Google’s massive attempt to scan and catalogue millions of books is legal. That was the decision handed down on Friday by a U.S. appeals court.
According to the ruling, Google’s online library does not violate copyright law, rejecting claims from a group of authors that the project illegally deprives them of revenue.
The 2nd U.S. Circuit Court of Appeals in New York rejected infringement claims from the Authors Guild and several individual writer’s, and found that the project provides a public service without violating intellectual property law.
The lawsuit was brought against Google in 2005, one year after the project was launched
Google argued at the time that the project would make it easier to find books, thus leading to an increase in revenue.
Google told investors when the original verdict was handed down, that it could cost the search giant billions of dollars.
Circuit Judge Denny Chin, who oversaw the case at the lower court level, dismissed the litigation in 2013, prompting the authors’ appeal.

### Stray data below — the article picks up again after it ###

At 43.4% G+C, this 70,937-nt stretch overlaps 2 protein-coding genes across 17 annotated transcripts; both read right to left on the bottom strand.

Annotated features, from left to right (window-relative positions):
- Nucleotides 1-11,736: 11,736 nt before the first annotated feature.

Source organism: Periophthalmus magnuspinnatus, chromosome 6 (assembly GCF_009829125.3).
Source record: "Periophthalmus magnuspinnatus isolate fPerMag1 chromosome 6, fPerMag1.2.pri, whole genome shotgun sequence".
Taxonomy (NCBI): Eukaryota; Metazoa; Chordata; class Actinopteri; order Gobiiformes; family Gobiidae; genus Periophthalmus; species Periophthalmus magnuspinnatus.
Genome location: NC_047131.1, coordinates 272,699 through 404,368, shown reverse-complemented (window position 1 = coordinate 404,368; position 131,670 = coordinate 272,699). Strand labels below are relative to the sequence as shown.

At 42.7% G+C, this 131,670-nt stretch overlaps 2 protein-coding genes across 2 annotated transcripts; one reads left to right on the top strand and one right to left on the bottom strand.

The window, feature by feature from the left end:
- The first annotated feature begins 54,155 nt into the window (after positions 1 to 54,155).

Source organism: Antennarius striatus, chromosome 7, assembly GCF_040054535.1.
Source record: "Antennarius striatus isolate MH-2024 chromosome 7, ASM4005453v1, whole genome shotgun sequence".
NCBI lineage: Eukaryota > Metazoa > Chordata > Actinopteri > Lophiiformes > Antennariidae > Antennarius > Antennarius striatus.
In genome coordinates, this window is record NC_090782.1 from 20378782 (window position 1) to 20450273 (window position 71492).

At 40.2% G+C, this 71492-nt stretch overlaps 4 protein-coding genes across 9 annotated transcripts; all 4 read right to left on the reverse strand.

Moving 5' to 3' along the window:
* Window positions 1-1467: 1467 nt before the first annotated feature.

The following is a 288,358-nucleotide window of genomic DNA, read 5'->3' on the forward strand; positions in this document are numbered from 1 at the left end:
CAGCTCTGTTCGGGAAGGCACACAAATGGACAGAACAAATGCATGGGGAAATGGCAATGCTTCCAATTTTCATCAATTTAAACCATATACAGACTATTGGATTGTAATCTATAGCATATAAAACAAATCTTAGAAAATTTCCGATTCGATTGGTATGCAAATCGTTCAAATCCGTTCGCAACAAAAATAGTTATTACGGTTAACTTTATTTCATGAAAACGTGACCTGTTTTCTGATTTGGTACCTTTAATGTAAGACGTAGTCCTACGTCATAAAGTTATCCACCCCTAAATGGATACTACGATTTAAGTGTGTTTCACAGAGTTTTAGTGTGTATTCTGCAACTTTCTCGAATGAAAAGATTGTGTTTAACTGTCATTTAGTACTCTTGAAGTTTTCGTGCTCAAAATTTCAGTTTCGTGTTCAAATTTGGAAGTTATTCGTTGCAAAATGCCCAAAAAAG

Chin says posting “snippets” online constitutes “fair use” under U.S. copyright law.
A three-judge appeals panel unanimously admitted that Google’s project “tests the boundaries of fair use,” but found Google’s practices were still legal under current copyright laws.
“Google’s division of the page into tiny snippets is designed to show the searcher just enough context surrounding the searched term to help her evaluate whether the book falls within the scope of her interest (without revealing so much as to threaten the author’s copyright interests),” Circuit Judge Pierre Leval wrote in the panels decision.
Google spokesman Aaron Stein said the project is a giant “card catalog for the digital age.”
“Today’s decision underlines what people who use the service tell us: Google Books gives them a useful and easy way to find books they want to read and buy, while at the same time benefiting copyright holders,” he said.
The case is Authors Guild v. Google Inc, 2nd U.S. Circuit Court of Appeals, No. 13-4829.